With just days to go before Chancellor Gordon Brown taking over as British prime minister, we must ask the question, can he grasp the leadership nettle? Chris Gaynor discusses the importance of vision and teamwork when you are the person in charge.
Tony Blair has done it. Sir Alex Ferguson does it well at Manchester United. Jose Mourihno is doing it at Chelsea. And now British prime minister in waiting Gordon Brown will have to do it for Labour.
What am I talking about? Leadership. What makes an effective leader? Is it something that comes naturally, or is it like life, a learning curve?
Sir Alan Sugar will be looking for someone with leadership skills when he appoints his Apprentice next week. And Gordon Brown will have to grasp the nettle when he takes over from Blair. No more following for him!
Gerard M Blair is a senior lecturer in Design at the Department of Electrical Engineering at the University of Edinburgh, and says in his book, Starting to Manage: the essential skills, that: 'one of the most cited characteristics in modern management is 'vision' and goes on to say that: 'communicating a vision is simply not a case of painting it in large red letters across your office wall, but rather bringing the whole team to perceive your vision and to begin to share it with you.'
Youthful David Cameron had a vision of re-inventing the Conservative Party as 'compassionate', but in managerial terms is this enough for him to become PM? And will the Conservative Party share in this vision? The grammar schools issue has been his toughest test so far as leader. Afterall, Cameron's party is based on support for the meritocracy and he has set his face against new grammars - something that sticks in the craw of some his party stalwarts.
Human beings all communicate in different ways, that is what sets us apart from other species, especially when it comes to managing a team, an organisation or even a political party.
A fierce leader, Sir Alex Ferguson, manager of not just a team, but a well known international brand, has a management style that is tough. He dresses down his players in private, with a heated style known as known as the 'Hairdry Treatment'. Not everyone would be suited to this style of leadership, but certainly the results and success speak for itself.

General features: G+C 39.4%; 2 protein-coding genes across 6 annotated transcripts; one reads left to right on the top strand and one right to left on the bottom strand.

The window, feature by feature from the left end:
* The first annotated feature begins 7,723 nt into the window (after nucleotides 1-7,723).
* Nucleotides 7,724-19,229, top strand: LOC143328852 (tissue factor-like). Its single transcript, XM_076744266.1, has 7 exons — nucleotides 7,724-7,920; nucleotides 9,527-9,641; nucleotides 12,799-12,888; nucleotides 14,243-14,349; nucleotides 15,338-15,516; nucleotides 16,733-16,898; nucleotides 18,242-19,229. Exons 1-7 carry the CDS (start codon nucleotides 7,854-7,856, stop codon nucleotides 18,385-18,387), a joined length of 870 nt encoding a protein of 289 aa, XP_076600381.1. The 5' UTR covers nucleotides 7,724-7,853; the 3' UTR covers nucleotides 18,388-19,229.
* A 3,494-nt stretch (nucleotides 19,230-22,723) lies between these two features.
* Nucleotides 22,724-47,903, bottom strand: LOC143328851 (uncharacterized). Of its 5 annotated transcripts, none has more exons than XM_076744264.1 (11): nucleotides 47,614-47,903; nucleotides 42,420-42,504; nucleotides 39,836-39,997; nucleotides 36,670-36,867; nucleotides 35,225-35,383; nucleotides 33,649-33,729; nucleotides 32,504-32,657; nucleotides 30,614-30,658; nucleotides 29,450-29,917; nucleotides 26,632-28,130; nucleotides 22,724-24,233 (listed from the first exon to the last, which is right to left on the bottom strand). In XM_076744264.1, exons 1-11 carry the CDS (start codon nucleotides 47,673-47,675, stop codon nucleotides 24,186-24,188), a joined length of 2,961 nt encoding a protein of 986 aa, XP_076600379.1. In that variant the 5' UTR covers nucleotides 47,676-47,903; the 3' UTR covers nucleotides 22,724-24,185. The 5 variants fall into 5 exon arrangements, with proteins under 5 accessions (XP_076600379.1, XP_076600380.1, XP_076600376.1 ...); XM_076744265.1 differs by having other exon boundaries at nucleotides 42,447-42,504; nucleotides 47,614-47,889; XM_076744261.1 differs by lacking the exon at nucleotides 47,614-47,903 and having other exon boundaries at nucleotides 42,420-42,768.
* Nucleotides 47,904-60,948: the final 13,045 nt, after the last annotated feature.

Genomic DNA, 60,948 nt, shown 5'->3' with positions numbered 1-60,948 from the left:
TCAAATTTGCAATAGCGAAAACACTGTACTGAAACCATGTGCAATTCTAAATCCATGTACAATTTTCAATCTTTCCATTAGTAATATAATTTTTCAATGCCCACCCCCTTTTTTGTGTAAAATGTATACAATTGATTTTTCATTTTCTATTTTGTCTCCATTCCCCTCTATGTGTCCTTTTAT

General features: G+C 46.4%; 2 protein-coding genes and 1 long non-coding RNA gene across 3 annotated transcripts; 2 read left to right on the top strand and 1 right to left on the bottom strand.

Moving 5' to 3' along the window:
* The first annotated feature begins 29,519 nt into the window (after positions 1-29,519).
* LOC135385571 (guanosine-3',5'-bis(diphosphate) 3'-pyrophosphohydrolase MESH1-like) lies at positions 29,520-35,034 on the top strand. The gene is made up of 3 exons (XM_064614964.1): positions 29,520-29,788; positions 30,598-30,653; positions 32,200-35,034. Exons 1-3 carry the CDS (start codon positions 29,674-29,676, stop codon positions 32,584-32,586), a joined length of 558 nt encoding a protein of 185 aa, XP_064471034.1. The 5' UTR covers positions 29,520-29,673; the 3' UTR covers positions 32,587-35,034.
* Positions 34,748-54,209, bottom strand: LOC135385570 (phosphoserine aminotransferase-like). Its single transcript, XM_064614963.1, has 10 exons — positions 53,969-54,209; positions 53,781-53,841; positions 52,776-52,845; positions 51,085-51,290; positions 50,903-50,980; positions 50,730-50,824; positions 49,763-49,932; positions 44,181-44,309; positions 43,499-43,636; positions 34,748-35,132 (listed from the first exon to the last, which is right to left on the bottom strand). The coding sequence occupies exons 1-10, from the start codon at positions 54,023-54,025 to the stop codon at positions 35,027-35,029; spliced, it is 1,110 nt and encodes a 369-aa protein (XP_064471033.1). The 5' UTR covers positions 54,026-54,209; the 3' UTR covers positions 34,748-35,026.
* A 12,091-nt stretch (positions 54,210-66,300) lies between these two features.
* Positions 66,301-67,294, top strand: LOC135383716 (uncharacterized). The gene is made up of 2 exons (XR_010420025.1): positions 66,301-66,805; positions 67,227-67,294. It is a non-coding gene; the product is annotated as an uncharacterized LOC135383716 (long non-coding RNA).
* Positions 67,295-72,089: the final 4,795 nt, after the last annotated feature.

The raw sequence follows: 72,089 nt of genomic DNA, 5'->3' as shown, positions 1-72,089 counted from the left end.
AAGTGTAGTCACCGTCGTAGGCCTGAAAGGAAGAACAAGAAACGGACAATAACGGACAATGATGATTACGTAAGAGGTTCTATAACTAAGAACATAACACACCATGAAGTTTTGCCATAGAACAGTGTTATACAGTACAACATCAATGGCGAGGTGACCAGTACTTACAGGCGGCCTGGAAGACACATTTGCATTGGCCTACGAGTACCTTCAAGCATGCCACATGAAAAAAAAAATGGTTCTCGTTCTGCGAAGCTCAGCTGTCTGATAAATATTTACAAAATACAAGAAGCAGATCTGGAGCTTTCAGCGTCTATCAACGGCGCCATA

Gordon Brown faces tough tests when he becomes PM. Climate change, nuclear energy, the replacement of the Trident weapons system and the Iraq war are all going to be thrust in his face.
Businessman Gerry Robinson, spoke on This Week with Andrew Neil, and said: 'Gordon Brown has been a fantastic Chancellor, but he is untested, and been in a staff role the past 10 years. He is going to have to take unpopular decisions, but as the parties move closer together, it's not about whether we vote Tory or Labour, it comes down to whether we support Gordon Brown or David Cameron.'
From talking tactics in the dressing room to setting out objectives in leading a political party, management is not just about managing, but leading. Of course, management is important, but it is also the team aspect that is influential in achievement. Gaining consensus around a table is difficult both at political and industrial level. The effective leader must have the ability to share ideas and bounce them off all employees, or shape his own ideas by coherent arguments. Simply believing one is right and everybody else is wrong is not the art of being a team player.
This is Tony Blair's legacy. His dilemma with the draconian anti-terrorism laws, where his House of Commons majority was slashed to just 31 votes, indicates that sharing ideas and listening to others is one key to consensus. However firm in one's beliefs, and I quote from Mr Blair himself: 'It is better losing doing the right thing than winning doing the wrong thing,' is an example of autocracy . Whilst having vision is important in being an effective leader, there is a borderline between firm belief and self delusion.
With the endless array of courses available in management, clearly, the contrasts in the management styles of different people suggest that management is a law unto itself. Managers should have the ability to bring out the best in people.
We all remember a great teacher at school. The advertising slogan, 'those who can, teach,' maybe is as relevant in the managerial world, as in the four-walled classroom.
Managers in the public domain are perceived as the ideal . They hold teams together, and the success, whether it be concluding a multi-million pound business deal or watching Chelsea secure the Premiership for the first time in a long period, speaks for itself.
Gordon and David face tough challenges and they will be judged by the electorate on their leadersip qualities.
Already Mr Cameron has won some 'hearts and minds' in the Tory party, but he has still a way to go to convince grassroots to join him in further reforming the party. But he said he won't flinch in his attempt to modernise the Conservatives and make them General Election winners again.
Gordon, by the same token, needs to shift away from Blairism and yet still manage to keep on-board loyal ordinary party members. The key test will be do they have the bottle to take the tough decisions?
Without a team, the manager is manage less. Without a manager the team are leaderless.